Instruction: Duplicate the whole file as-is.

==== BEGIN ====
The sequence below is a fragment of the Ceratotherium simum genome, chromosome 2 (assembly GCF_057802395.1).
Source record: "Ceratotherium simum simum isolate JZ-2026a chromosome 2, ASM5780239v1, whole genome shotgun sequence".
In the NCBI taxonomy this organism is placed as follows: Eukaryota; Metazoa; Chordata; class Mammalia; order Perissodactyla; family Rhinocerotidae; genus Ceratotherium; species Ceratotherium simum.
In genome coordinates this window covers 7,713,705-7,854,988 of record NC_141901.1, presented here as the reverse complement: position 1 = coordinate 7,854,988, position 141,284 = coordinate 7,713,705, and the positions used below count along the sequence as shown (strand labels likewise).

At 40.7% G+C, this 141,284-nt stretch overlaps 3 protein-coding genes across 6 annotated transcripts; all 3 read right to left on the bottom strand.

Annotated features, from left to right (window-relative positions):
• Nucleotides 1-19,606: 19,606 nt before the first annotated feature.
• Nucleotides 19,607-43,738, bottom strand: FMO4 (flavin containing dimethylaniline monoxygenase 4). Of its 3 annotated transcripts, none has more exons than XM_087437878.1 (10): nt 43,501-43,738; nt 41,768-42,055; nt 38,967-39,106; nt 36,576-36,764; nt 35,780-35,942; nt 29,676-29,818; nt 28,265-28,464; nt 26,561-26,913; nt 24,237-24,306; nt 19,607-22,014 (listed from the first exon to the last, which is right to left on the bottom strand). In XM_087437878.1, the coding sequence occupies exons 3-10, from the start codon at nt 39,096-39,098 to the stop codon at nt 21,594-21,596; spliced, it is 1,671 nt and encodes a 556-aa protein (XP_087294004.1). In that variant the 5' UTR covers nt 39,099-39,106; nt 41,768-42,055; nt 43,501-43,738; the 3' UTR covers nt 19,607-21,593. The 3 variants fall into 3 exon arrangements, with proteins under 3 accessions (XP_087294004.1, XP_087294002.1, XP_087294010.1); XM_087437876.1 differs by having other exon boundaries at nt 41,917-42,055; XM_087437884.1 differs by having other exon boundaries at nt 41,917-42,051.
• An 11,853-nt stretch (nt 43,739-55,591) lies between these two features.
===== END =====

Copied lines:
The sequence below is a fragment of the Ceratotherium simum genome, chromosome 2 (assembly GCF_057802395.1).
Source record: "Ceratotherium simum simum isolate JZ-2026a chromosome 2, ASM5780239v1, whole genome shotgun sequence".
In the NCBI taxonomy this organism is placed as follows: Eukaryota; Metazoa; Chordata; class Mammalia; order Perissodactyla; family Rhinocerotidae; genus Ceratotherium; species Ceratotherium simum.
In genome coordinates this window covers 7,713,705-7,854,988 of record NC_141901.1, presented here as the reverse complement: position 1 = coordinate 7,854,988, position 141,284 = coordinate 7,713,705, and the positions used below count along the sequence as shown (strand labels likewise).

At 40.7% G+C, this 141,284-nt stretch overlaps 3 protein-coding genes across 6 annotated transcripts; all 3 read right to left on the bottom strand.

Annotated features, from left to right (window-relative positions):
• Nucleotides 1-19,606: 19,606 nt before the first annotated feature.
• Nucleotides 19,607-43,738, bottom strand: FMO4 (flavin containing dimethylaniline monoxygenase 4). Of its 3 annotated transcripts, none has more exons than XM_087437878.1 (10): nt 43,501-43,738; nt 41,768-42,055; nt 38,967-39,106; nt 36,576-36,764; nt 35,780-35,942; nt 29,676-29,818; nt 28,265-28,464; nt 26,561-26,913; nt 24,237-24,306; nt 19,607-22,014 (listed from the first exon to the last, which is right to left on the bottom strand). In XM_087437878.1, the coding sequence occupies exons 3-10, from the start codon at nt 39,096-39,098 to the stop codon at nt 21,594-21,596; spliced, it is 1,671 nt and encodes a 556-aa protein (XP_087294004.1). In that variant the 5' UTR covers nt 39,099-39,106; nt 41,768-42,055; nt 43,501-43,738; the 3' UTR covers nt 19,607-21,593. The 3 variants fall into 3 exon arrangements, with proteins under 3 accessions (XP_087294004.1, XP_087294002.1, XP_087294010.1); XM_087437876.1 differs by having other exon boundaries at nt 41,917-42,055; XM_087437884.1 differs by having other exon boundaries at nt 41,917-42,051.
• An 11,853-nt stretch (nt 43,739-55,591) lies between these two features.